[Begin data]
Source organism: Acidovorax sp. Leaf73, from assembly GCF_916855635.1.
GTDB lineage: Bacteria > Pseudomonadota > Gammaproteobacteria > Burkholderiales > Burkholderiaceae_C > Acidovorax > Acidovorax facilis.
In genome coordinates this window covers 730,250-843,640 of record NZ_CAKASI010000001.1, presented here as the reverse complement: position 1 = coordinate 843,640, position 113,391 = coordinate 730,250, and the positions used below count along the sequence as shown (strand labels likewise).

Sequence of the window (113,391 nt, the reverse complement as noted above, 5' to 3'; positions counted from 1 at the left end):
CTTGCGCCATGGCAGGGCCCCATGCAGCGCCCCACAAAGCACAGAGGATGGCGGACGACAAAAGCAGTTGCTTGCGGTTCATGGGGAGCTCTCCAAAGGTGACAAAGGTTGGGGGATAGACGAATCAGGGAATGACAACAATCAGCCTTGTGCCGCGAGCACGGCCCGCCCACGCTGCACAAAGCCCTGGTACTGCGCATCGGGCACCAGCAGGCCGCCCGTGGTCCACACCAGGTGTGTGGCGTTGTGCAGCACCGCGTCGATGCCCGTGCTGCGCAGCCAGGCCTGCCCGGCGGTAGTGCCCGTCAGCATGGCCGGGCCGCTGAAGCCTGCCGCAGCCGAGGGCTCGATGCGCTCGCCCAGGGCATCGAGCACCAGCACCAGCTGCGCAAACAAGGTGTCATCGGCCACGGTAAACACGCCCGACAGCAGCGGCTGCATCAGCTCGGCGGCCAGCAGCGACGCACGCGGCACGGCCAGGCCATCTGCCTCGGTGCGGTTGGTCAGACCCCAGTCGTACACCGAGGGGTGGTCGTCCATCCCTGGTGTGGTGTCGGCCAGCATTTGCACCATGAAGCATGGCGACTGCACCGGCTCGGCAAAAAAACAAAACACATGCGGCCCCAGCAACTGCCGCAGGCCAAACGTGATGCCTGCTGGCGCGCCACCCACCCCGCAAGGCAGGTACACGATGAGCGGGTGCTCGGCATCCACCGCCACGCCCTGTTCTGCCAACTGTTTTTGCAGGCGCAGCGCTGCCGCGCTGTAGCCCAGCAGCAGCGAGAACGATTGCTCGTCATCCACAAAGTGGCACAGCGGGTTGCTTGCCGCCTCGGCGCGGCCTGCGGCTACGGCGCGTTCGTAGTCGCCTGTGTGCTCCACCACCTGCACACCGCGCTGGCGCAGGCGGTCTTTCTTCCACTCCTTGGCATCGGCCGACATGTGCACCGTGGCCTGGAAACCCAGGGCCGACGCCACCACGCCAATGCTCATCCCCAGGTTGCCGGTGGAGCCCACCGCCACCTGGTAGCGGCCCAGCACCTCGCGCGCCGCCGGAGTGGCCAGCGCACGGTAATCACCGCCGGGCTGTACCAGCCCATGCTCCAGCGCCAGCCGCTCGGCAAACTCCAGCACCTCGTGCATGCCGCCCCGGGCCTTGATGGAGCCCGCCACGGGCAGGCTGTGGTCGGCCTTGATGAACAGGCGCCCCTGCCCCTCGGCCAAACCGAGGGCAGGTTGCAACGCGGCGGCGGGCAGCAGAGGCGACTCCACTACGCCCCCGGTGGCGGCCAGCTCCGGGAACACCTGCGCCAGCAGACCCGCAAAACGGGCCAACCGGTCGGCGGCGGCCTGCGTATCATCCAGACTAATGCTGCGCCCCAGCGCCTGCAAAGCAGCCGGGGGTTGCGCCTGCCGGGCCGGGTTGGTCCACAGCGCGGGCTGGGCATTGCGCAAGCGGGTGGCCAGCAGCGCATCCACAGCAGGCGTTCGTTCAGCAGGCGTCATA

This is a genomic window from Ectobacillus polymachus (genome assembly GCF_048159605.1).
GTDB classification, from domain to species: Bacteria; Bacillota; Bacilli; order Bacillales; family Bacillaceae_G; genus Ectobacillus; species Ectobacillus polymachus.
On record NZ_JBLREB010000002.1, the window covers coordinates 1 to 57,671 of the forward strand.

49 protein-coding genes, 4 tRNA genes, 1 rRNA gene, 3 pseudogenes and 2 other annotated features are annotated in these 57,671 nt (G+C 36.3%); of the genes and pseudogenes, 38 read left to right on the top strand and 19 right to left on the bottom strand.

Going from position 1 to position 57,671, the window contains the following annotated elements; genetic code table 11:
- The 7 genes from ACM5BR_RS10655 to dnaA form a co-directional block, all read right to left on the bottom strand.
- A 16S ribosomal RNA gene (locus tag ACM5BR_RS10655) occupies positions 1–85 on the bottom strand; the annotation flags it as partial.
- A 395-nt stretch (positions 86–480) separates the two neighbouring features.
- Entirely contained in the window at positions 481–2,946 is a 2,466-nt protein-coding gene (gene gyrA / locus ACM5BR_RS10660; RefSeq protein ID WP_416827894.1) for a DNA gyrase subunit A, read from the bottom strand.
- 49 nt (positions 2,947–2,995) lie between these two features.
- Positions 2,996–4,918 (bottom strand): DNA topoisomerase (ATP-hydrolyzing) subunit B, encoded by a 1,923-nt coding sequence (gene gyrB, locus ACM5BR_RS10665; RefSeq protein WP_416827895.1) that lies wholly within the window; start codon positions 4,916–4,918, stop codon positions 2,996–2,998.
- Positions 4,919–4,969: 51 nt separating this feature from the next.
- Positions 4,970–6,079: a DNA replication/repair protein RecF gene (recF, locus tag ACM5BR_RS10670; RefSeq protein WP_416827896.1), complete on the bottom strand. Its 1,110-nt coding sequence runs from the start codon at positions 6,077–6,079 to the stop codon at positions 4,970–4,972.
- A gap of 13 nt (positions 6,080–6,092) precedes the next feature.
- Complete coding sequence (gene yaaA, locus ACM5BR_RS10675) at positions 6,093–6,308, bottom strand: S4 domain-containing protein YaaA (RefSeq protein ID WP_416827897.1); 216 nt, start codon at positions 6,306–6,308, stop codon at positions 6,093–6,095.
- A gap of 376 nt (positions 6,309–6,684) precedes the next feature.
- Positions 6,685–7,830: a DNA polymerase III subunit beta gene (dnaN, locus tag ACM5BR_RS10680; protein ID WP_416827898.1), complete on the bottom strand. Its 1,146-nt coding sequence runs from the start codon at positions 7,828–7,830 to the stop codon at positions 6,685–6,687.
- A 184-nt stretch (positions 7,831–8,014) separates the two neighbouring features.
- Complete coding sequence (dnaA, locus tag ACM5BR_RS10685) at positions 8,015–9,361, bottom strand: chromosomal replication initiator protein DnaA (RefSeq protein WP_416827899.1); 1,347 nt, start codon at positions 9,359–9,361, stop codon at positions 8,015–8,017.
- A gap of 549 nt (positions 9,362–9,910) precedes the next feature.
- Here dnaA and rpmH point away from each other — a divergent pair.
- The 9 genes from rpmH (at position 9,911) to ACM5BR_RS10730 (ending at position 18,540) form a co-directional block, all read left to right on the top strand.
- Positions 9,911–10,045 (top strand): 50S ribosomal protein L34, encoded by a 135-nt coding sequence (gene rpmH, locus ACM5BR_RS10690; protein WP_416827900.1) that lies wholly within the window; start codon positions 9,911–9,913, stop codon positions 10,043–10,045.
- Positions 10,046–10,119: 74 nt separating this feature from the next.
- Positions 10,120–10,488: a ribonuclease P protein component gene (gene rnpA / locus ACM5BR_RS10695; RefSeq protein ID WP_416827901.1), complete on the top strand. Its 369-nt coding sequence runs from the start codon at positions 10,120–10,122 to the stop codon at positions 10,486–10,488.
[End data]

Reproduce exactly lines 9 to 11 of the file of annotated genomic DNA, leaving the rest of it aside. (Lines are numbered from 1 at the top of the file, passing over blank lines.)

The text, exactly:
49 protein-coding genes, 4 tRNA genes, 1 rRNA gene, 3 pseudogenes and 2 other annotated features are annotated in these 57,671 nt (G+C 36.3%); of the genes and pseudogenes, 38 read left to right on the top strand and 19 right to left on the bottom strand.

Going from position 1 to position 57,671, the window contains the following annotated elements; genetic code table 11:
- The 7 genes from ACM5BR_RS10655 to dnaA form a co-directional block, all read right to left on the bottom strand.